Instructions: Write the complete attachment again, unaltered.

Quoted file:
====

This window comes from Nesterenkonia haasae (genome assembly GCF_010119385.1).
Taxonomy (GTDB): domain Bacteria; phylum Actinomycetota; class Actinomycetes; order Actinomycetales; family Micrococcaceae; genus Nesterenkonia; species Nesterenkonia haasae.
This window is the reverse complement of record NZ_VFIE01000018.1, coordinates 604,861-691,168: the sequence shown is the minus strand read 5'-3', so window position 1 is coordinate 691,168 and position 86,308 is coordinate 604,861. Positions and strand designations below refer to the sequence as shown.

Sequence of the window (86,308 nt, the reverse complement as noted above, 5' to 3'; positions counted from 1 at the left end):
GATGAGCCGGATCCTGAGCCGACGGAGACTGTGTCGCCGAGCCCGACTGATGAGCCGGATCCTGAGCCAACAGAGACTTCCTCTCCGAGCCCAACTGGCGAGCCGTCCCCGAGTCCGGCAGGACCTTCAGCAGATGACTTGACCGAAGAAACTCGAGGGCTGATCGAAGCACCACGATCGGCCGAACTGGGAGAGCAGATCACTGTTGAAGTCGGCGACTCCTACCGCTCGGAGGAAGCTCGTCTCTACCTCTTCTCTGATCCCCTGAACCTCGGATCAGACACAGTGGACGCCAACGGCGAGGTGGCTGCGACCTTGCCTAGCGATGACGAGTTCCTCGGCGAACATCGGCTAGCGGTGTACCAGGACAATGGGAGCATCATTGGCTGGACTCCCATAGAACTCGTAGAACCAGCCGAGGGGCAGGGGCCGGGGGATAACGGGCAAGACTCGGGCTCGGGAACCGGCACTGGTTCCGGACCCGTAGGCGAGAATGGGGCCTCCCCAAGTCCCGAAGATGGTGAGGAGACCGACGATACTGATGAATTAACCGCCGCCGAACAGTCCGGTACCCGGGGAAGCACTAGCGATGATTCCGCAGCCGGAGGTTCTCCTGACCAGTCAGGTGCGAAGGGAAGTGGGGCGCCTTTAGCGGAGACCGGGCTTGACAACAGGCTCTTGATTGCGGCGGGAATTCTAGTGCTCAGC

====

This window comes from Nesterenkonia haasae (genome assembly GCF_010119385.1).
Taxonomy (GTDB): domain Bacteria; phylum Actinomycetota; class Actinomycetes; order Actinomycetales; family Micrococcaceae; genus Nesterenkonia; species Nesterenkonia haasae.
This window is the reverse complement of record NZ_VFIE01000018.1, coordinates 604,861-691,168: the sequence shown is the minus strand read 5'-3', so window position 1 is coordinate 691,168 and position 86,308 is coordinate 604,861. Positions and strand designations below refer to the sequence as shown.

Sequence of the window (86,308 nt, the reverse complement as noted above, 5' to 3'; positions counted from 1 at the left end):
GATGAGCCGGATCCTGAGCCGACGGAGACTGTGTCGCCGAGCCCGACTGATGAGCCGGATCCTGAGCCAACAGAGACTTCCTCTCCGAGCCCAACTGGCGAGCCGTCCCCGAGTCCGGCAGGACCTTCAGCAGATGACTTGACCGAAGAAACTCGAGGGCTGATCGAAGCACCACGATCGGCCGAACTGGGAGAGCAGATCACTGTTGAAGTCGGCGACTCCTACCGCTCGGAGGAAGCTCGTCTCTACCTCTTCTCTGATCCCCTGAACCTCGGATCAGACACAGTGGACGCCAACGGCGAGGTGGCTGCGACCTTGCCTAGCGATGACGAGTTCCTCGGCGAACATCGGCTAGCGGTGTACCAGGACAATGGGAGCATCATTGGCTGGACTCCCATAGAACTCGTAGAACCAGCCGAGGGGCAGGGGCCGGGGGATAACGGGCAAGACTCGGGCTCGGGAACCGGCACTGGTTCCGGACCCGTAGGCGAGAATGGGGCCTCCCCAAGTCCCGAAGATGGTGAGGAGACCGACGATACTGATGAATTAACCGCCGCCGAACAGTCCGGTACCCGGGGAAGCACTAGCGATGATTCCGCAGCCGGAGGTTCTCCTGACCAGTCAGGTGCGAAGGGAAGTGGGGCGCCTTTAGCGGAGACCGGGCTTGACAACAGGCTCTTGATTGCGGCGGGAATTCTAGTGCTCAGC